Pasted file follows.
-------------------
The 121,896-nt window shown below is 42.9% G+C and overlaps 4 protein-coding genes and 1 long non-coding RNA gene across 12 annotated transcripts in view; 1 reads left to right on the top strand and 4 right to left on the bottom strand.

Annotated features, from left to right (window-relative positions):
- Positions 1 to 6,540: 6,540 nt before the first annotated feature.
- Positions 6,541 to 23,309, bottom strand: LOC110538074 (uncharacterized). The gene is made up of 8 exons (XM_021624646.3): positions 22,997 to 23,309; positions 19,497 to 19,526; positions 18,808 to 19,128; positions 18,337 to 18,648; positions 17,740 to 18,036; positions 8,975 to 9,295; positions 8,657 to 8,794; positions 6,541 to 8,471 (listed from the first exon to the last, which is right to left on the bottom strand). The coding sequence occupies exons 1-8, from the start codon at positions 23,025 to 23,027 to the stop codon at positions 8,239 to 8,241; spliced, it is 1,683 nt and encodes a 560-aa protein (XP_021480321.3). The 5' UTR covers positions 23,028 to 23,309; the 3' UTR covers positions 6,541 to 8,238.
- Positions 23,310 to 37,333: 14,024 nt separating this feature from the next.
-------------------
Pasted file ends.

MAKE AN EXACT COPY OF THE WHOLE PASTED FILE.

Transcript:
The 121,896-nt window shown below is 42.9% G+C and overlaps 4 protein-coding genes and 1 long non-coding RNA gene across 12 annotated transcripts in view; 1 reads left to right on the top strand and 4 right to left on the bottom strand.

Annotated features, from left to right (window-relative positions):
- Positions 1 to 6,540: 6,540 nt before the first annotated feature.
- Positions 6,541 to 23,309, bottom strand: LOC110538074 (uncharacterized). The gene is made up of 8 exons (XM_021624646.3): positions 22,997 to 23,309; positions 19,497 to 19,526; positions 18,808 to 19,128; positions 18,337 to 18,648; positions 17,740 to 18,036; positions 8,975 to 9,295; positions 8,657 to 8,794; positions 6,541 to 8,471 (listed from the first exon to the last, which is right to left on the bottom strand). The coding sequence occupies exons 1-8, from the start codon at positions 23,025 to 23,027 to the stop codon at positions 8,239 to 8,241; spliced, it is 1,683 nt and encodes a 560-aa protein (XP_021480321.3). The 5' UTR covers positions 23,028 to 23,309; the 3' UTR covers positions 6,541 to 8,238.
- Positions 23,310 to 37,333: 14,024 nt separating this feature from the next.